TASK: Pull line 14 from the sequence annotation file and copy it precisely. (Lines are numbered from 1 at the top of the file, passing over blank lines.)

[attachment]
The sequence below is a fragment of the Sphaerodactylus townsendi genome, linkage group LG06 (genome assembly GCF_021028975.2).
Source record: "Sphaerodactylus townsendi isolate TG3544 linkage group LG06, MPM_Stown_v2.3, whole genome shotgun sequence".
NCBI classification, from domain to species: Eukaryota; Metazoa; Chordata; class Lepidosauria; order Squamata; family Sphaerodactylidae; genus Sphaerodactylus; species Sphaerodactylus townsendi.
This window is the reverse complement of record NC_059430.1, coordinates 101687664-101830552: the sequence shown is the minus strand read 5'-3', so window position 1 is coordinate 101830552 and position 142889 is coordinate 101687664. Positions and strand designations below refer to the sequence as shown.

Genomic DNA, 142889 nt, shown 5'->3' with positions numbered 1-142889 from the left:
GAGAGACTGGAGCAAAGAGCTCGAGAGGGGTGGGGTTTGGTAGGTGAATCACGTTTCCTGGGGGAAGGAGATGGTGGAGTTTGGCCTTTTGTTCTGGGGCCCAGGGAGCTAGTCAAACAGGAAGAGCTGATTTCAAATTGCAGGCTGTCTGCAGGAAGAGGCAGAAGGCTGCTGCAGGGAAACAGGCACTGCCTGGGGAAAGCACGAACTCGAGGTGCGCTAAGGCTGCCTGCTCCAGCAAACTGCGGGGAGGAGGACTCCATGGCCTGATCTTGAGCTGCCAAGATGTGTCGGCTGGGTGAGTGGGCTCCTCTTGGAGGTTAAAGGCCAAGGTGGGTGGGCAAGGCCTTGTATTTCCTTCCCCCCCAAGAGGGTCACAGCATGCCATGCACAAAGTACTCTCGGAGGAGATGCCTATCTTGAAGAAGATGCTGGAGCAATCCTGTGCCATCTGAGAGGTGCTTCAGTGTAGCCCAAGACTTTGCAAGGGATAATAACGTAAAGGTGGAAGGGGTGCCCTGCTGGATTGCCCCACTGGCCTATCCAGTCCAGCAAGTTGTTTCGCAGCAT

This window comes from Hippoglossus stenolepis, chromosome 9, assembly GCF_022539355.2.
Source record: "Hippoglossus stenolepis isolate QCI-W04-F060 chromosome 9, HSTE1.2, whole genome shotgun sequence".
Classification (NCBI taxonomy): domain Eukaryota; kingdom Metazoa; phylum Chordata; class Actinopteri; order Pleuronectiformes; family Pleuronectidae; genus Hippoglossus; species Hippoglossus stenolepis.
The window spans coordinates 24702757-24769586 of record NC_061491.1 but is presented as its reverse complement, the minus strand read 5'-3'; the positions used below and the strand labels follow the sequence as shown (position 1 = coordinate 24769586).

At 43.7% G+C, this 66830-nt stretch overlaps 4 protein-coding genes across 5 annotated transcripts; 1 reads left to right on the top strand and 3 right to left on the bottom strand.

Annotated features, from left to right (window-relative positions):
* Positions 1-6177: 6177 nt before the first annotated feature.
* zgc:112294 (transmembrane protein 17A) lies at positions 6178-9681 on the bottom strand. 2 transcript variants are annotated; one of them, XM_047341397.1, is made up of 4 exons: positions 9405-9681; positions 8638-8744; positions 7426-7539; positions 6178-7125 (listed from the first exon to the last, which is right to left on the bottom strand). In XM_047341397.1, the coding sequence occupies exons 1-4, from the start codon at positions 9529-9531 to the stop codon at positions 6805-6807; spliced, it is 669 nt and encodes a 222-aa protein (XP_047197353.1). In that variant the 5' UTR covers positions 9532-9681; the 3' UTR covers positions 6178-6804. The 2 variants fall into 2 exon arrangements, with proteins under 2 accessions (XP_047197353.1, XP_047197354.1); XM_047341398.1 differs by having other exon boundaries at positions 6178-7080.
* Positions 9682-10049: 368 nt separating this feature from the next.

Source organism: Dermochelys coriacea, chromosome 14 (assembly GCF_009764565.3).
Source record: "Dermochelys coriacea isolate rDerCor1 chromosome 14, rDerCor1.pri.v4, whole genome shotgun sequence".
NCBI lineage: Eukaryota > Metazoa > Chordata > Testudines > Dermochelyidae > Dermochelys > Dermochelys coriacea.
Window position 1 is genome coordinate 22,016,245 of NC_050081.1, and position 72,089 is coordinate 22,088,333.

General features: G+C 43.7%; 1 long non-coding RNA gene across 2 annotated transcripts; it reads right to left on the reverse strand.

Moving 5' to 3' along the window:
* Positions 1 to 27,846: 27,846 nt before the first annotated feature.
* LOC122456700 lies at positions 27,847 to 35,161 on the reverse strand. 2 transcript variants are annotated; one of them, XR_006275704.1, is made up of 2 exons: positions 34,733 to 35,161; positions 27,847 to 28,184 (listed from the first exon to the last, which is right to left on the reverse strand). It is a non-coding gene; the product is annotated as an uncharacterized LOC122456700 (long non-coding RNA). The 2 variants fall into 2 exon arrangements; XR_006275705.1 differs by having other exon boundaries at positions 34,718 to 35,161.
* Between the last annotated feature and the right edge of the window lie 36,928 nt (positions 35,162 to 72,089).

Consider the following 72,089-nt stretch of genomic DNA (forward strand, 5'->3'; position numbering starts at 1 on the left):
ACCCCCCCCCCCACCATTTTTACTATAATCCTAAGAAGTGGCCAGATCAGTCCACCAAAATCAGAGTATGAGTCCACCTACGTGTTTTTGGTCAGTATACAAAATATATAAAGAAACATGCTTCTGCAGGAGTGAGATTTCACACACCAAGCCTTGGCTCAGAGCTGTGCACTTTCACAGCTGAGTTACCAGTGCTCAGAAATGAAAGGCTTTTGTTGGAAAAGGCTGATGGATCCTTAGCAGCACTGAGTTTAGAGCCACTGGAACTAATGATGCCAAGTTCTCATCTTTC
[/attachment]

* zgc:112294 (transmembrane protein 17A) lies at positions 6178-9681 on the bottom strand. 2 transcript variants are annotated; one of them, XM_047341397.1, is made up of 4 exons: positions 9405-9681; positions 8638-8744; positions 7426-7539; positions 6178-7125 (listed from the first exon to the last, which is right to left on the bottom strand). In XM_047341397.1, the coding sequence occupies exons 1-4, from the start codon at positions 9529-9531 to the stop codon at positions 6805-6807; spliced, it is 669 nt and encodes a 222-aa protein (XP_047197353.1). In that variant the 5' UTR covers positions 9532-9681; the 3' UTR covers positions 6178-6804. The 2 variants fall into 2 exon arrangements, with proteins under 2 accessions (XP_047197353.1, XP_047197354.1); XM_047341398.1 differs by having other exon boundaries at positions 6178-7080.